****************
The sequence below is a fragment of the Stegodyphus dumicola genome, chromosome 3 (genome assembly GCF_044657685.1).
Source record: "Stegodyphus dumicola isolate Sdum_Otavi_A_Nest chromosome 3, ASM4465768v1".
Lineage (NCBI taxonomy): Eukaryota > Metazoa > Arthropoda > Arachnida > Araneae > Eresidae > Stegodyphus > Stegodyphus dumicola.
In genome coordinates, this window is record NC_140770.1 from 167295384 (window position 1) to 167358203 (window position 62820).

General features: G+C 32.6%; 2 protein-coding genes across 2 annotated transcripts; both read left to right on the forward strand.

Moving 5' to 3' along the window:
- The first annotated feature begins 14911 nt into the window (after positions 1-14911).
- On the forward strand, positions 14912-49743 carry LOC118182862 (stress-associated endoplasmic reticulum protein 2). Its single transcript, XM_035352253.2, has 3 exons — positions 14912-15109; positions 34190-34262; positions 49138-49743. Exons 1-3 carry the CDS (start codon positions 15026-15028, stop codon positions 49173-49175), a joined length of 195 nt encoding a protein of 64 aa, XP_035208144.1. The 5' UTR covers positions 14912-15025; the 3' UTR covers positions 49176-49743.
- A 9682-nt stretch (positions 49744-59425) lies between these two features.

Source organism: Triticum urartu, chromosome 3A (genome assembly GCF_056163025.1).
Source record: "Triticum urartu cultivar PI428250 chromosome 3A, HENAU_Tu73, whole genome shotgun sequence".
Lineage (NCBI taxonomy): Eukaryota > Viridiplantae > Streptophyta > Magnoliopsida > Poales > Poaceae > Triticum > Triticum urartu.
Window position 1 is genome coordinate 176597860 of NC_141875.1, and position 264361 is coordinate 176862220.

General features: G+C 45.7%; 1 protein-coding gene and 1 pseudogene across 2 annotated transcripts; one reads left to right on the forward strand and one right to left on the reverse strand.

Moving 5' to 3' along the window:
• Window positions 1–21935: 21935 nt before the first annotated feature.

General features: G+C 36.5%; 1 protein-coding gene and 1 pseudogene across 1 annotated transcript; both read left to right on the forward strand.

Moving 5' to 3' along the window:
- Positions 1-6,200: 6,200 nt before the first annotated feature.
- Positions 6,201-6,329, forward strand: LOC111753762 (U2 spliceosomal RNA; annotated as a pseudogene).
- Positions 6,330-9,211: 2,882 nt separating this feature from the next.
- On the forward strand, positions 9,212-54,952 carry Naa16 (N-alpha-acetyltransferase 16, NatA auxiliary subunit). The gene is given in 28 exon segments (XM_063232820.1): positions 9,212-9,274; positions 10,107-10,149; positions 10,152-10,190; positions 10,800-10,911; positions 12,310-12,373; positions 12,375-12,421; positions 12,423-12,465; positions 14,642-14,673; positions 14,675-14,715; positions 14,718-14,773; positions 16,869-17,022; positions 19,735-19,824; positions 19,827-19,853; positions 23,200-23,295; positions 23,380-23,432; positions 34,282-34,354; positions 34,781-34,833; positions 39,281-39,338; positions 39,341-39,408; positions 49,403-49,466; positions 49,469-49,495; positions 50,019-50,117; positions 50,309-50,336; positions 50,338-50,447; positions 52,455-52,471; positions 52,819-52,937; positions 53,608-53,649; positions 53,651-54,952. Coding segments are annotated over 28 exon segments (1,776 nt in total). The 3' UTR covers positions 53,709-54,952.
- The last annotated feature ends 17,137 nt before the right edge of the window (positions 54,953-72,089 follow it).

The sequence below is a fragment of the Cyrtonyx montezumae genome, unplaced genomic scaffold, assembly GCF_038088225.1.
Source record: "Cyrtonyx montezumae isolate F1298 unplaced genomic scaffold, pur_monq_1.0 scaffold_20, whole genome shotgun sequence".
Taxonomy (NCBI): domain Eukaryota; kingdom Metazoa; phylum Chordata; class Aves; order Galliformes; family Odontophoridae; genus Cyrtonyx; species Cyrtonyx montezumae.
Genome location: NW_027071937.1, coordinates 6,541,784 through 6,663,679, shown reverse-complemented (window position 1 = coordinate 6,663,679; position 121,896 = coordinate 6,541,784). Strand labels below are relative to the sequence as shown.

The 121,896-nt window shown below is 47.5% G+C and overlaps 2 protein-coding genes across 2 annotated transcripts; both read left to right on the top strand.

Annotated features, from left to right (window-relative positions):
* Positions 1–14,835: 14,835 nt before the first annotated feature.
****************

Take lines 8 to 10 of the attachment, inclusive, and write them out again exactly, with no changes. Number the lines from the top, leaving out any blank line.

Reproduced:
- On the forward strand, positions 14912-49743 carry LOC118182862 (stress-associated endoplasmic reticulum protein 2). Its single transcript, XM_035352253.2, has 3 exons — positions 14912-15109; positions 34190-34262; positions 49138-49743. Exons 1-3 carry the CDS (start codon positions 15026-15028, stop codon positions 49173-49175), a joined length of 195 nt encoding a protein of 64 aa, XP_035208144.1. The 5' UTR covers positions 14912-15025; the 3' UTR covers positions 49176-49743.
- A 9682-nt stretch (positions 49744-59425) lies between these two features.

Source organism: Triticum urartu, chromosome 3A (genome assembly GCF_056163025.1).